Insurance Law Blog
April 3, 2024

New Jersey Federal Court Applies Rental Exclusion and Non-permissive Use Exclusion to Crash of Rented Auto

BY: Copernicus T. Gaza

California Casualty & Fire Insurance Co. v. Montez, 2024 U.S. Dist. LEXIS 8641 (D.N.J. Jan. 17, 2024)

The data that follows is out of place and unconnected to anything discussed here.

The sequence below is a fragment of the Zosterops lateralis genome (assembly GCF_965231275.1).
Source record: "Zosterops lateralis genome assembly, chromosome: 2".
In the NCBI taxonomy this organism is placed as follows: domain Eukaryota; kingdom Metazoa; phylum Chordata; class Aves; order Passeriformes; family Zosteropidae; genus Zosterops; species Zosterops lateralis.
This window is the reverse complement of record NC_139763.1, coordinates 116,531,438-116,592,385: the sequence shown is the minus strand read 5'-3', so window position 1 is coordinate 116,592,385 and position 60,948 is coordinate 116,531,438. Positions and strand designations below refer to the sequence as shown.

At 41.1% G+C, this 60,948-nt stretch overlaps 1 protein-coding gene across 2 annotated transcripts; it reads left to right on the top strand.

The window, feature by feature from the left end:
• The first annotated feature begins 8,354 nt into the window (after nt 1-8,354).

January 17, 2024, the United States District Court for the District of New Jersey held that a rental exclusion and a non-permissive use exclusion applied to bar coverage for a liability claim and a first-party collision claim, respectively. The insured rented a Ferrari and permitted her sister’s boyfriend to drive it, when he immediately crashed and totaled the car. The boyfriend did not possess a driver’s license. The insurer commenced a declaratory judgment action, asserting that a rental exclusion and a non-permissive use exclusion applied to the separate coverages. The rental exclusion provided that no liability coverage was available for damage to property “rented to, used by, or in the care of that insured.” The court easily found that the Ferrari fell within the scope of this exclusion, notwithstanding that the boyfriend, a non-insured, was driving. On the first-party collision coverage, an exclusion applied to loss to any non-owned auto when used by an insured “without a reasonable belief that [the insured is] entitled to do so." Because the rental agreement expressly provided that only the actual renter was permitted to drive the car, the court held that the non-permissive use exclusion applied to the collision coverage, as the renter could not reasonably have believed that the boyfriend, an unlicensed driver who did not himself rent the car, was permitted to operate the auto. In doing so, the court held that New Jersey’s “initial permission rule” which applies the concept of permission broadly, did not apply in the first-party context, as no public policy considerations are implicated.